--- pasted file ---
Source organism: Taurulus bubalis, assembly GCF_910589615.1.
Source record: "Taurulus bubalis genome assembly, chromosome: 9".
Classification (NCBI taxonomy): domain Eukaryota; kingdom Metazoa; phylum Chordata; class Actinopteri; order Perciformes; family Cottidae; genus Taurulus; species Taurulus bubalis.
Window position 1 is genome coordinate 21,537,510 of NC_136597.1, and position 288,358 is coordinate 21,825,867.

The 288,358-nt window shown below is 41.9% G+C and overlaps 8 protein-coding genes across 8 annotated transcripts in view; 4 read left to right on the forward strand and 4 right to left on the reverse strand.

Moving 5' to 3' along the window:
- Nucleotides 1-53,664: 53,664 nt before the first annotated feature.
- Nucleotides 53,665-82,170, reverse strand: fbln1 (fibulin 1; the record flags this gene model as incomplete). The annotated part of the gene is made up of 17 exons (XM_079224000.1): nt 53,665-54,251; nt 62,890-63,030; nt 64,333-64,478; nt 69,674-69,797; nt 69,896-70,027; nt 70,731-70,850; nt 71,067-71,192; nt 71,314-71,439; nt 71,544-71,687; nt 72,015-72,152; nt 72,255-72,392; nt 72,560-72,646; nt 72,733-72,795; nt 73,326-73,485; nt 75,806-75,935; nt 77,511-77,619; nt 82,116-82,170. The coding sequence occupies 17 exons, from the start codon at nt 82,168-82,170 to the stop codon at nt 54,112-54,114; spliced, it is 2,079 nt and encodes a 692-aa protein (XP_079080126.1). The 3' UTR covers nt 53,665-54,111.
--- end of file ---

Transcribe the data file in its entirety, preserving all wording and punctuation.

Source organism: Taurulus bubalis, assembly GCF_910589615.1.
Source record: "Taurulus bubalis genome assembly, chromosome: 9".
Classification (NCBI taxonomy): domain Eukaryota; kingdom Metazoa; phylum Chordata; class Actinopteri; order Perciformes; family Cottidae; genus Taurulus; species Taurulus bubalis.
Window position 1 is genome coordinate 21,537,510 of NC_136597.1, and position 288,358 is coordinate 21,825,867.

The 288,358-nt window shown below is 41.9% G+C and overlaps 8 protein-coding genes across 8 annotated transcripts in view; 4 read left to right on the forward strand and 4 right to left on the reverse strand.

Moving 5' to 3' along the window:
- Nucleotides 1-53,664: 53,664 nt before the first annotated feature.
- Nucleotides 53,665-82,170, reverse strand: fbln1 (fibulin 1; the record flags this gene model as incomplete). The annotated part of the gene is made up of 17 exons (XM_079224000.1): nt 53,665-54,251; nt 62,890-63,030; nt 64,333-64,478; nt 69,674-69,797; nt 69,896-70,027; nt 70,731-70,850; nt 71,067-71,192; nt 71,314-71,439; nt 71,544-71,687; nt 72,015-72,152; nt 72,255-72,392; nt 72,560-72,646; nt 72,733-72,795; nt 73,326-73,485; nt 75,806-75,935; nt 77,511-77,619; nt 82,116-82,170. The coding sequence occupies 17 exons, from the start codon at nt 82,168-82,170 to the stop codon at nt 54,112-54,114; spliced, it is 2,079 nt and encodes a 692-aa protein (XP_079080126.1). The 3' UTR covers nt 53,665-54,111.